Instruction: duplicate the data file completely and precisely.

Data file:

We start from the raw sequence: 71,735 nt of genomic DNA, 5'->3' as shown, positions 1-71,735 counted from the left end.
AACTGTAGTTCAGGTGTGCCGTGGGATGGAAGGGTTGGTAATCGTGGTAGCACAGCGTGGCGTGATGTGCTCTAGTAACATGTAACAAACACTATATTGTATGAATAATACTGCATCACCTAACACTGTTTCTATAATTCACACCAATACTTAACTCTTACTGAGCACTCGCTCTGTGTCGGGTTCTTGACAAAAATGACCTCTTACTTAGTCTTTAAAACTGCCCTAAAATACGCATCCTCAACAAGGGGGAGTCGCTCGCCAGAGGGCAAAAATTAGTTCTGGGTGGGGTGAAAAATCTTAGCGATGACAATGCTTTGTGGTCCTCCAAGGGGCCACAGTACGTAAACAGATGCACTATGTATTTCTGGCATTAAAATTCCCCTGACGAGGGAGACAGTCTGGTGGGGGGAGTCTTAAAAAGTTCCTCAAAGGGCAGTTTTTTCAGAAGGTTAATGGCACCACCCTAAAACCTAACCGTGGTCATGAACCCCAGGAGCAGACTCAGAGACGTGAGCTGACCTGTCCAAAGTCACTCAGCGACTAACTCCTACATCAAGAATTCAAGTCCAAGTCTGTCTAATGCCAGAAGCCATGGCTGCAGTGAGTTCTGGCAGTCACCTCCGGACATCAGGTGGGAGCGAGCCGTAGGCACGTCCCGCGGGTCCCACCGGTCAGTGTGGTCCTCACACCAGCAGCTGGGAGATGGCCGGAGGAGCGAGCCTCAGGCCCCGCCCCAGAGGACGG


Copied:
We start from the raw sequence: 71,735 nt of genomic DNA, 5'->3' as shown, positions 1-71,735 counted from the left end.
AACTGTAGTTCAGGTGTGCCGTGGGATGGAAGGGTTGGTAATCGTGGTAGCACAGCGTGGCGTGATGTGCTCTAGTAACATGTAACAAACACTATATTGTATGAATAATACTGCATCACCTAACACTGTTTCTATAATTCACACCAATACTTAACTCTTACTGAGCACTCGCTCTGTGTCGGGTTCTTGACAAAAATGACCTCTTACTTAGTCTTTAAAACTGCCCTAAAATACGCATCCTCAACAAGGGGGAGTCGCTCGCCAGAGGGCAAAAATTAGTTCTGGGTGGGGTGAAAAATCTTAGCGATGACAATGCTTTGTGGTCCTCCAAGGGGCCACAGTACGTAAACAGATGCACTATGTATTTCTGGCATTAAAATTCCCCTGACGAGGGAGACAGTCTGGTGGGGGGAGTCTTAAAAAGTTCCTCAAAGGGCAGTTTTTTCAGAAGGTTAATGGCACCACCCTAAAACCTAACCGTGGTCATGAACCCCAGGAGCAGACTCAGAGACGTGAGCTGACCTGTCCAAAGTCACTCAGCGACTAACTCCTACATCAAGAATTCAAGTCCAAGTCTGTCTAATGCCAGAAGCCATGGCTGCAGTGAGTTCTGGCAGTCACCTCCGGACATCAGGTGGGAGCGAGCCGTAGGCACGTCCCGCGGGTCCCACCGGTCAGTGTGGTCCTCACACCAGCAGCTGGGAGATGGCCGGAGGAGCGAGCCTCAGGCCCCGCCCCAGAGGACGG